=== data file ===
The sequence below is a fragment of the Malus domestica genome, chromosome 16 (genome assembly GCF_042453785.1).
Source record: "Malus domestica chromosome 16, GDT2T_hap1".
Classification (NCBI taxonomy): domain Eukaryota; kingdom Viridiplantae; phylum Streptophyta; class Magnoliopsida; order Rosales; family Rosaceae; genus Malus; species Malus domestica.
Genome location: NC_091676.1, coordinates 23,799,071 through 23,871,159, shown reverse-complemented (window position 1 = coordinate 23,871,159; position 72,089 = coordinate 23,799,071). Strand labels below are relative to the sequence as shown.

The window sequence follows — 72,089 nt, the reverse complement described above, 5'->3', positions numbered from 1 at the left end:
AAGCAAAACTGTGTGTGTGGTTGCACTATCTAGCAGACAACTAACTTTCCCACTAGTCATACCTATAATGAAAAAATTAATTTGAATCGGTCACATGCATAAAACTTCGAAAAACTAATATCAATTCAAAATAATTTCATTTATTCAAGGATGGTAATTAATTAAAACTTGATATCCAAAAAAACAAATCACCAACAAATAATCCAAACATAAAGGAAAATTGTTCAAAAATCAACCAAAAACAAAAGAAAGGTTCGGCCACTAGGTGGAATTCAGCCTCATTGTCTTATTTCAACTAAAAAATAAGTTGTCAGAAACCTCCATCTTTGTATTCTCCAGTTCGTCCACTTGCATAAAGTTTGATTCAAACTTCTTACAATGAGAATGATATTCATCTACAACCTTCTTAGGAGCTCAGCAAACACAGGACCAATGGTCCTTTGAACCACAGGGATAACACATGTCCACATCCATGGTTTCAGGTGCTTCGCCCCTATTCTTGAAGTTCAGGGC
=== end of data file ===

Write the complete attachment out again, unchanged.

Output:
The sequence below is a fragment of the Malus domestica genome, chromosome 16 (genome assembly GCF_042453785.1).
Source record: "Malus domestica chromosome 16, GDT2T_hap1".
Classification (NCBI taxonomy): domain Eukaryota; kingdom Viridiplantae; phylum Streptophyta; class Magnoliopsida; order Rosales; family Rosaceae; genus Malus; species Malus domestica.
Genome location: NC_091676.1, coordinates 23,799,071 through 23,871,159, shown reverse-complemented (window position 1 = coordinate 23,871,159; position 72,089 = coordinate 23,799,071). Strand labels below are relative to the sequence as shown.

The window sequence follows — 72,089 nt, the reverse complement described above, 5'->3', positions numbered from 1 at the left end:
AAGCAAAACTGTGTGTGTGGTTGCACTATCTAGCAGACAACTAACTTTCCCACTAGTCATACCTATAATGAAAAAATTAATTTGAATCGGTCACATGCATAAAACTTCGAAAAACTAATATCAATTCAAAATAATTTCATTTATTCAAGGATGGTAATTAATTAAAACTTGATATCCAAAAAAACAAATCACCAACAAATAATCCAAACATAAAGGAAAATTGTTCAAAAATCAACCAAAAACAAAAGAAAGGTTCGGCCACTAGGTGGAATTCAGCCTCATTGTCTTATTTCAACTAAAAAATAAGTTGTCAGAAACCTCCATCTTTGTATTCTCCAGTTCGTCCACTTGCATAAAGTTTGATTCAAACTTCTTACAATGAGAATGATATTCATCTACAACCTTCTTAGGAGCTCAGCAAACACAGGACCAATGGTCCTTTGAACCACAGGGATAACACATGTCCACATCCATGGTTTCAGGTGCTTCGCCCCTATTCTTGAAGTTCAGGGC